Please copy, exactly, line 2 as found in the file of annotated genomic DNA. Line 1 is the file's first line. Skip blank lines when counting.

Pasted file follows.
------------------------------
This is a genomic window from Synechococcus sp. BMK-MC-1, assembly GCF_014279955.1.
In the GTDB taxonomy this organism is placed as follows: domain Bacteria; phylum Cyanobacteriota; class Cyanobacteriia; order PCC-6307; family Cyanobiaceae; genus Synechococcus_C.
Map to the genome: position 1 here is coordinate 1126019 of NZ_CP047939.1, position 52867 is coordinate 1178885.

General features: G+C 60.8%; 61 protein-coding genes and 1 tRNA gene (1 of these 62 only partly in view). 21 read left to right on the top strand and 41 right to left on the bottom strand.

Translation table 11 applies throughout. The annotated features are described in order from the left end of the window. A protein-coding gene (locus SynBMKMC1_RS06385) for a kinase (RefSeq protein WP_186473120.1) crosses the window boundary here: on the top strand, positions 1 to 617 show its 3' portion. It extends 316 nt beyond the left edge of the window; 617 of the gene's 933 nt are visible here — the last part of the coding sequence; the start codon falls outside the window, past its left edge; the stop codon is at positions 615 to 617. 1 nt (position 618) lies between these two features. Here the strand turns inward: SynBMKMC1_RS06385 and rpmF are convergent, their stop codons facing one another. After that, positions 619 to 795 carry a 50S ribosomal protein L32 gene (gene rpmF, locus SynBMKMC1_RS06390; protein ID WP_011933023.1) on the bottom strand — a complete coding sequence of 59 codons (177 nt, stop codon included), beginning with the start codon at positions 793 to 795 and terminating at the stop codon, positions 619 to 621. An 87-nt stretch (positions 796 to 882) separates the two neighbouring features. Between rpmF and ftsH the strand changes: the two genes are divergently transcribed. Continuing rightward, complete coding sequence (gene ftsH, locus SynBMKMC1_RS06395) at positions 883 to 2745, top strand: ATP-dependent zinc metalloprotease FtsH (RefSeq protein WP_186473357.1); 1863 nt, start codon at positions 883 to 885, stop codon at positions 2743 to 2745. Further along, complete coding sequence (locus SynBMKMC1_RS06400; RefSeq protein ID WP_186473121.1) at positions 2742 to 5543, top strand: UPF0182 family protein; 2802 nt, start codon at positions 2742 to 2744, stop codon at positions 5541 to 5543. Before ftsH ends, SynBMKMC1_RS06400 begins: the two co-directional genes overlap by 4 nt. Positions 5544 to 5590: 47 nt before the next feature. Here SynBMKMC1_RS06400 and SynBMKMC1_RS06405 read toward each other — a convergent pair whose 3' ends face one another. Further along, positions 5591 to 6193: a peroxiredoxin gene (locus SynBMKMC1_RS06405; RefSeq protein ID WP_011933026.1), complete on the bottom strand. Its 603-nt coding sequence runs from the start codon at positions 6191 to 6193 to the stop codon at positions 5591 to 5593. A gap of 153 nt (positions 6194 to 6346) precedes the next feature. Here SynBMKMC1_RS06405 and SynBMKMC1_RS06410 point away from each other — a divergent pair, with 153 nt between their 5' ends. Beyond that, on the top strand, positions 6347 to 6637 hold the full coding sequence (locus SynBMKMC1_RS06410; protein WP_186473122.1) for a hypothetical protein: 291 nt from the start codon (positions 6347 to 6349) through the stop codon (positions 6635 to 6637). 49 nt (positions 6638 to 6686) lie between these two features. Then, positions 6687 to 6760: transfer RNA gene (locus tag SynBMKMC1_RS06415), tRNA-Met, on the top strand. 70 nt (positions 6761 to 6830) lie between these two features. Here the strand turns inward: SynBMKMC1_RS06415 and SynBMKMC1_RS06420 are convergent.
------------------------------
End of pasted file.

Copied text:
In the GTDB taxonomy this organism is placed as follows: domain Bacteria; phylum Cyanobacteriota; class Cyanobacteriia; order PCC-6307; family Cyanobiaceae; genus Synechococcus_C.